“We learned from correlational research that students who speak Latin do better in school. So this year we’re teaching everything in Latin.”
The oldest joke in academia goes like this. A professor is shown the results of an impressive experiment. “That may work in practice,” she says, “but how will it work in the laboratory?”
For practitioners trying to make sense of the findings of educational research, this is no laughing matter. They are often left to figure out whether or not there is meaningful evidence supporting a given practice or policy. Yet all too often academics report findings from experiments that are too brief, too small, and/or too artificial to be reliable for making educational decisions.
Looking at the original articles, this problem is easy to see. Would you use or recommend a classroom management approach that has been successfully evaluated in a one-hour experiment? Or one evaluated with only 20 students? Or evaluated in a situation in which teachers in the experimental group had graduate students helping them in class every day?
The problem comes when busy educators or researchers rely on reviews of research. The reviews may make sweeping statements about the about the effects of various practices based on very brief, small, or artificial experiments, yet a lot of detective work may be necessary to find this out. Years ago, I was re-analyzing a review of research on class size and found one study with a far larger effect than all others. After much sleuthing I found out why: It was a study of tennis instruction, where students in larger tennis groups get a lot less court time.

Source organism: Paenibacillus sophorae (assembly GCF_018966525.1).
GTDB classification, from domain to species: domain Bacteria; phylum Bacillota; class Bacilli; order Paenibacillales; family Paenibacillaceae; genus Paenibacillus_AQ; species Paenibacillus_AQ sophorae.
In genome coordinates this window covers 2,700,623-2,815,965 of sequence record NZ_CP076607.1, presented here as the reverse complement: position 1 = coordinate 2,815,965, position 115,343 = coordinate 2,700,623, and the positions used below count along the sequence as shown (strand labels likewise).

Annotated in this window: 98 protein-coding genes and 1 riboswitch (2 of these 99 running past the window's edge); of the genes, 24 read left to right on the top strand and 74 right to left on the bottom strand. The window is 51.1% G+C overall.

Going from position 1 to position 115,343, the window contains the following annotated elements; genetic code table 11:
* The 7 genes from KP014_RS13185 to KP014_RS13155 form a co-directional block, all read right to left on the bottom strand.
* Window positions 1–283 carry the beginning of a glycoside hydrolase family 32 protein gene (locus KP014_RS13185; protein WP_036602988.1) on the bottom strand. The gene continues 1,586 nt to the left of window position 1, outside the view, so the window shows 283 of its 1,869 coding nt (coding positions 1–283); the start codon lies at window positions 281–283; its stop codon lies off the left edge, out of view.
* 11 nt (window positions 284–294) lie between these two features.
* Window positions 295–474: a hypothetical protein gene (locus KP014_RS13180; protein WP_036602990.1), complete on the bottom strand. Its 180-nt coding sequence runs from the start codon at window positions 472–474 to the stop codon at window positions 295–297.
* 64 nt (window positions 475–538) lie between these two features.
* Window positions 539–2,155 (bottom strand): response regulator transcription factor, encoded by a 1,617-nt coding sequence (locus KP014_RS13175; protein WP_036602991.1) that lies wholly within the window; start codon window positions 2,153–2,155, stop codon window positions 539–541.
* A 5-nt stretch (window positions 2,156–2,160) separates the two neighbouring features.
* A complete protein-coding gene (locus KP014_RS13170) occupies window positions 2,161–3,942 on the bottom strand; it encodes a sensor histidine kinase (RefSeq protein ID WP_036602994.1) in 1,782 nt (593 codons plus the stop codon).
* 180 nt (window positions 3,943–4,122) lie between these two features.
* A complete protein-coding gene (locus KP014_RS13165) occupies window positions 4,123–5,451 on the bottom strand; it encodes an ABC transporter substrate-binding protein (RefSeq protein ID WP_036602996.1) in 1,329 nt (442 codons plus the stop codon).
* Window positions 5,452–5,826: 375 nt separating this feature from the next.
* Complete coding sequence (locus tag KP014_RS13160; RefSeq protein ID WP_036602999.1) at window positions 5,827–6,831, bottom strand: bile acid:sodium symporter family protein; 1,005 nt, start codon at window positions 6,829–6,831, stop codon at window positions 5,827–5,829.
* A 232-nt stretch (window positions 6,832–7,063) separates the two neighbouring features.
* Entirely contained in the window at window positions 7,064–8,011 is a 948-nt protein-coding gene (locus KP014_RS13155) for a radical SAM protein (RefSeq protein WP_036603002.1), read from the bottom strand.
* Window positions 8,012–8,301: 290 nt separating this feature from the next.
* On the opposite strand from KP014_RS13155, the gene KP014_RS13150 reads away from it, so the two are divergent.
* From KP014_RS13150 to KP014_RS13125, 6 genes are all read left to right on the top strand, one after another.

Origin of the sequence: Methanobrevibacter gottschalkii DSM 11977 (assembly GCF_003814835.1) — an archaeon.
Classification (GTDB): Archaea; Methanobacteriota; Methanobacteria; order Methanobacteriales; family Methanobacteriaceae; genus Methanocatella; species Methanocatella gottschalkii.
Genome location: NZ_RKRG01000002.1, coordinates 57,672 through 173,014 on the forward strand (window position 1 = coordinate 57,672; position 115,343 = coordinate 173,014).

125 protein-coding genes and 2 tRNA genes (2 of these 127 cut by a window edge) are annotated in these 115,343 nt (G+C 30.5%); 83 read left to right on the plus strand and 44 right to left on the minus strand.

So what should a reader do? Some reviews, including Social Programs that Work, Blueprints for Violence Prevention, and our own Best Evidence Encyclopedia, take sample size, duration, and artificiality into account. Otherwise, if you want to know for sure, you’ll have to put on your own deerstalker and do your own detective work, finding the essential experiments that took place in real schools over real periods of time, under realistic conditions. Evidence-based reform in education won’t really take hold until readers can consistently find reliable, easily interpretable and unbiased information on practical programs and practices available to them.
In case you missed last week first part in the series, check it out here: Bad Science I: Bad Measures
Illustration: Slavin, R.E. (2007). Educational research in the age of accountability. Boston: Allyn & Bacon. Reprinted with permission of the author.